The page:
Aluminum, Fracture, Stress Intensity Factor, LME, SCC
When high strength aluminum alloys are subjected to liquid metals, physical and chemical reactions ensue resulting in what is known as liquid metal embrittlement (LME). A subset of environmentally-assisted cracking, LME is exhibited when a liquid metal, e.g. Hg or Ga, comes into intimate contact with a solid metal having significant susceptibility. As mechanical loads are applied, the interaction between the two metals results in a reduction in the flow properties of the solid metal. Several theories have been proposed to identify the underlying microstructural failure mechanism; however, none have been widely accepted, as failures can typically incorporate features common to several failure theories. In an effort to confirm, extend or replace the physically-based theories, fracture mechanics experiments on Al 7075-T651 in liquid mercury have been conducted. Experiments were conducted in a custom environmental chamber capable of exposing specimens to liquid environments while applying a mechanical load. Through both plane-strain fracture and stress intensity factor-dependent (SIF) tests, fracture toughness values along with incubation periods were analyzed and provided data for a load-based theory of LME. These mechanical test data, along with metallographic analysis, show that the phenomena of LME is both strongly time- and SIF-dependent.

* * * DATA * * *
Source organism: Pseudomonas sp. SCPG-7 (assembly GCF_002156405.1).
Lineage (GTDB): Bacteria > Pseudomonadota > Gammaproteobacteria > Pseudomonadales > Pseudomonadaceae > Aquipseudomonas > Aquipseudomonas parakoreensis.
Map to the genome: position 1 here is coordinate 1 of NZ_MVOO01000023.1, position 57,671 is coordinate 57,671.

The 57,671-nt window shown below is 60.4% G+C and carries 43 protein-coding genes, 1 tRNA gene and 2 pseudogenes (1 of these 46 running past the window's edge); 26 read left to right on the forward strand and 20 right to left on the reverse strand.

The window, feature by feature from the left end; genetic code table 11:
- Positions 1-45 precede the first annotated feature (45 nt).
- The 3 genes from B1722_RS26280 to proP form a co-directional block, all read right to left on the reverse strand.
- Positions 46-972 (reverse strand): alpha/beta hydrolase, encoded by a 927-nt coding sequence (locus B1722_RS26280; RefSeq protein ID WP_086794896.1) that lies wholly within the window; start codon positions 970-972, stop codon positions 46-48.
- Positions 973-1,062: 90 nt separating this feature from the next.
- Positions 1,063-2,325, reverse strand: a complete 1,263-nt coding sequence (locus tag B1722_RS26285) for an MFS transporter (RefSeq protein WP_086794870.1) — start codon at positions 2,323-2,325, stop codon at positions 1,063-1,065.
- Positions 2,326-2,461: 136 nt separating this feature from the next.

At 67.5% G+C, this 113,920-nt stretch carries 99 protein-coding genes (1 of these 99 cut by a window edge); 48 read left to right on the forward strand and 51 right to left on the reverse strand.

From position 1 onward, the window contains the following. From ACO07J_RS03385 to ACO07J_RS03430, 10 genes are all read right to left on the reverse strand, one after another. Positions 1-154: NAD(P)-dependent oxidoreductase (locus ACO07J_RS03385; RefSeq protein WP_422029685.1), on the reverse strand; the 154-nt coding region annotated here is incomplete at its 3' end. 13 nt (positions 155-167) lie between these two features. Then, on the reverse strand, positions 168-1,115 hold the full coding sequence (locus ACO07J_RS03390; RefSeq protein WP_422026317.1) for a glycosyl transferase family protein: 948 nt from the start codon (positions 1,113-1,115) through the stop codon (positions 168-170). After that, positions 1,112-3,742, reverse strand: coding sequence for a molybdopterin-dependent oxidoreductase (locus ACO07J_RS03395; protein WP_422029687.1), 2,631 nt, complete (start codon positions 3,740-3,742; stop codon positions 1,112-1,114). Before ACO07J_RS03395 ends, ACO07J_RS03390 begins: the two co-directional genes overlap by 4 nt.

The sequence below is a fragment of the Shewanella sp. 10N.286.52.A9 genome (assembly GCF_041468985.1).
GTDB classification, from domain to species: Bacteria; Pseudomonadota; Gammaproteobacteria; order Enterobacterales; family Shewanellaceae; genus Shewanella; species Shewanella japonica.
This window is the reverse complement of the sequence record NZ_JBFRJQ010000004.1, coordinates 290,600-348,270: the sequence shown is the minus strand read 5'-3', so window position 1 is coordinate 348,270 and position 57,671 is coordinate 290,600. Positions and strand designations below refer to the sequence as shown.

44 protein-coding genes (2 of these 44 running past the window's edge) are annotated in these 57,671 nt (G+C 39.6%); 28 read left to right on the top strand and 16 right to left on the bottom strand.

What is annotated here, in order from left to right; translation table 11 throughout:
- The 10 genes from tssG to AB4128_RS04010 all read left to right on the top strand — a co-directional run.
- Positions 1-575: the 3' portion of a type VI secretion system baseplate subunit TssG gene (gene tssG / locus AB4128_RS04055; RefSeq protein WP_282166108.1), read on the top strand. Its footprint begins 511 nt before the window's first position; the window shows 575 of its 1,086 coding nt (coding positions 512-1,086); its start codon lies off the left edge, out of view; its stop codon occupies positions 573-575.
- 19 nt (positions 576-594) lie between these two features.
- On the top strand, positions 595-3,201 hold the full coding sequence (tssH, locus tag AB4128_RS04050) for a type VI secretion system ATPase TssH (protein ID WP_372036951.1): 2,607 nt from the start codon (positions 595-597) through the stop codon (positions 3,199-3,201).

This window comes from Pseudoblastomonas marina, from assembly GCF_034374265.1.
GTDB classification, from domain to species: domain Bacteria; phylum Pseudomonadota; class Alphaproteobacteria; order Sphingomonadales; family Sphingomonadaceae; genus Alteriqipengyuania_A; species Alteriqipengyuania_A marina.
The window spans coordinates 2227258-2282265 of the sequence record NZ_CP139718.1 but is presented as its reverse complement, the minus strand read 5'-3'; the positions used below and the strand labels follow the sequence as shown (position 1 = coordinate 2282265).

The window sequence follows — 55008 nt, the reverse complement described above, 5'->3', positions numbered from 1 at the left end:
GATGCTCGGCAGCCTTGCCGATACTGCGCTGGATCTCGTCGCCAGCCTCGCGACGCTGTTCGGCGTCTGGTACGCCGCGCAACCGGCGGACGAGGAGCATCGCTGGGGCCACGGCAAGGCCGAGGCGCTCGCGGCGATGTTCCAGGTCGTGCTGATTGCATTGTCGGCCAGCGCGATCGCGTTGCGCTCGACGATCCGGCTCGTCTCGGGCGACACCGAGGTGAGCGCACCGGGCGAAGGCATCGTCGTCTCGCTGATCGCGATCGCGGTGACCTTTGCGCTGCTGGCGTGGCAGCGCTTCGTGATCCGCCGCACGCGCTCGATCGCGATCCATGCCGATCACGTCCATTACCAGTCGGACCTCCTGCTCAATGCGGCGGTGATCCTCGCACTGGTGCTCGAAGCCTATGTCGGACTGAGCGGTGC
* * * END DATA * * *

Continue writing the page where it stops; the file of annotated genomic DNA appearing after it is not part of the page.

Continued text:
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Master of Science in Mechanical Engineering (M.S.M.E.)
College of Engineering and Computer Science
Mechanical, Materials, and Aerospace Engineering
Length of Campus-only Access
Masters Thesis (Open Access)
Keller, Scott, "Stress Intensity Factor Dependence Of Hg-al Liquid Metal Embrittlement" (2009). Electronic Theses and Dissertations. 4102.